To compose a list of favorite slasher films you must set a few ground rules first. Are you going to include Mario Bava’s Twitch Of The Death Nerve (1971) which created the prototype? Do you list Last House On The Left (1972) due to its penchant for violence? How about some love for Black Christmas (1974) – the godfather of the slasher? What about Texas Chainsaw Massacre (1974)?
For this list we are exclusively looking at the 80’s boom of masked killers. That means Evil Dead (1981), Nightmare On Elm Street (1984), and Hellraiser (1987) which populate other slasher lists will not be found here. Also, Halloween can not appear as number one, since it was released in 1978. Though we would love to include Dario Argento’s Tenebrae (1982) and Opera (1987) they are reserved for Giallo lists. What does that leave us with? The copycats, the filmmakers and producers seeking a quick dollar by latching on to a horror zeitgeist. The quality of filmmaking varies, the holiday changes, the mask is different, and its cast of youths are interchangeable. Despite these differences a slasher film is a very distinct sub-genre.
15.)April Fool’s Day (1986)
Fred Walton’s film is often noted as the slasher that destroyed the cycle. In 1986 the boom was nearly over, but in April Fool’s Day the twist ending infuriated audiences. This is a fitting place to start this list – the death rattle of the 80’s slasher. Even though its twist caused an uproar, the level of inventiveness and the element of post-modernism make this one a classic.
14.) Slumber Party Massacre (1982)
Written by a feminist and directed by a woman, this commentary alone ranks this otherwise cheesey foray in the slice and dice genre. The film pokes fun at itself and even the dialogue reflects the humor that is at its core. The killer loves to use only phallic power tools and when one of his potential victims breaks the tip of his drill he is rendered powerless. This is a priceless moment.
13.) Night School (1981)
This little seen entry boasts a killer wearing a motorcycle helmet and hellbent on decapitating college girls. Director Ken Hughes is best known for Chitty Chitty Bang Bang. This was his only horror film and subsequently his last voyage as a director. With its above average camerawork, great acting (except of course the bumbling police), and twist ending this is by the 80’s standards an excellent slasher.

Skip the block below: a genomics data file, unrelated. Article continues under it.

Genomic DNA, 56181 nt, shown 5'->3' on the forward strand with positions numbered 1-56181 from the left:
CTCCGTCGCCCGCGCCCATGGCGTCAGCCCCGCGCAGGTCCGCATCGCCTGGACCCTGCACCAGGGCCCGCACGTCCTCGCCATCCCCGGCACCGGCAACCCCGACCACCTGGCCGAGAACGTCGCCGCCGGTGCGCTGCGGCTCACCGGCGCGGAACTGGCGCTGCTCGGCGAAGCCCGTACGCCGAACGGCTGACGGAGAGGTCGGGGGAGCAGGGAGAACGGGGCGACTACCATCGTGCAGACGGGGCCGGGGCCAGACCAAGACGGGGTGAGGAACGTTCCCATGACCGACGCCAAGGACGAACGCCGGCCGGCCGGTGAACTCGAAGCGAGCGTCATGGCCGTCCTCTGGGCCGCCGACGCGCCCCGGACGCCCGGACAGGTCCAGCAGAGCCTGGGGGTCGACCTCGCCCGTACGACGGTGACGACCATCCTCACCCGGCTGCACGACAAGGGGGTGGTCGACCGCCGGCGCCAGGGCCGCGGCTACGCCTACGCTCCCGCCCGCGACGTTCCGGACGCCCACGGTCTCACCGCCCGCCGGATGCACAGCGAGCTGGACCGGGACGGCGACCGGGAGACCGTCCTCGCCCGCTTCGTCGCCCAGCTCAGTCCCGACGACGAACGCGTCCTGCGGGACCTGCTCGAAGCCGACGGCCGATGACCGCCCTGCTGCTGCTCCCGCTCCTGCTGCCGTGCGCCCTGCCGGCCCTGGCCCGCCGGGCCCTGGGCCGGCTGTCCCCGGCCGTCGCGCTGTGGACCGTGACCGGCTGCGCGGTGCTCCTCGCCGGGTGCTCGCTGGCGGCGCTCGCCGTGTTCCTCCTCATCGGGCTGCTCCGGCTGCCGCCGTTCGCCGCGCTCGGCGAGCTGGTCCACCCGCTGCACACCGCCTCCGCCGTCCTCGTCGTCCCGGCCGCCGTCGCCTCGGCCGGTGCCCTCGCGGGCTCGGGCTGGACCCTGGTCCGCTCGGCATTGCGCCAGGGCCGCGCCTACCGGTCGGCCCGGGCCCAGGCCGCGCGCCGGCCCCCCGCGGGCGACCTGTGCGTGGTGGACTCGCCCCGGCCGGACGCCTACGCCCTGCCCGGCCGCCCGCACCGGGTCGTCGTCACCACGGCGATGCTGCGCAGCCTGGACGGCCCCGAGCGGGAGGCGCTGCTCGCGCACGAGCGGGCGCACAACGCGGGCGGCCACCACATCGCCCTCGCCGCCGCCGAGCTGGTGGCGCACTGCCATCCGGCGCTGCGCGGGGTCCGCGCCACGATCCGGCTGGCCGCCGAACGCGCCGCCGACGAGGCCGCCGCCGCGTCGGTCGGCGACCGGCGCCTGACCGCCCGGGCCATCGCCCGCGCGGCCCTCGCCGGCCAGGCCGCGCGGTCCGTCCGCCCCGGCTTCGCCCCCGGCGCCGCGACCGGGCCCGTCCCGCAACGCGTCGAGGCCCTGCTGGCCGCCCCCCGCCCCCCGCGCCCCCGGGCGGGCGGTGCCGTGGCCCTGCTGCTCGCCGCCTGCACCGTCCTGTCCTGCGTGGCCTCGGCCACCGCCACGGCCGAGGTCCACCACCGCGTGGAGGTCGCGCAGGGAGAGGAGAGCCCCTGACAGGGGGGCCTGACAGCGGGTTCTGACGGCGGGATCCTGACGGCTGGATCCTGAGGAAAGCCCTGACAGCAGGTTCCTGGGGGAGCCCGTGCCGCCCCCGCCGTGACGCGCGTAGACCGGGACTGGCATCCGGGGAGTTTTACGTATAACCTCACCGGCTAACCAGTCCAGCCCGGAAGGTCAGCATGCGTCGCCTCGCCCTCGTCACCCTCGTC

12.) Pieces (1982)
We see a child putting together a naughty puzzle and when his mother disapproves he hacks her up with an ax; this is just the beginning. The tagline reads: you don’t have to go to Texas for a chainsaw massacre. Instead, go to Italy but pretend you’re in America. The dubbing is atrocious and by extension the acting probably is too. There are chainsaws, brutal killings, a great reveal, and ample nudity: all staples of the genre.
11.) Stage Fright (1987)
Michele Soavi who may be best known for Cemetery Man (1994) provides us with an intriguing mix of giallo and slasher. Soavi has worked with the best Italian horror masters, he was an assistant director on Argento’s Tenebrae, Phenomena, and Opera. He also worked with Mario Bava’s son Lamberto Bava on A Blade In The Dark. Stage Fright has the Argento signature camerawork while telling a decent story of murder in the confines of a theater. The owl mask is very impressive.
10.) Sleepaway Camp (1983)
Possibly one of the best endings in the horror genre. There’s not much else going on for this film. There is a camp setting which we will see elsewhere in this list. Most of the effects seemed to be held back except for one scene and I think most of the budget rested there. It did provide a loose framework for three sequels, which the second is worth viewing even if it is just for the cringe-worthy outhouse death.
9.) Prom Night (1980)
This is usually higher on these lists and while I do indeed love it, the washed out cinematography bothers me. I may be alone here, but every version I’ve seen, the lighting is too bright and there’s no contrast. As far as slasher plotlines go, the whodunnit is great.
8.) The Prowler (1981)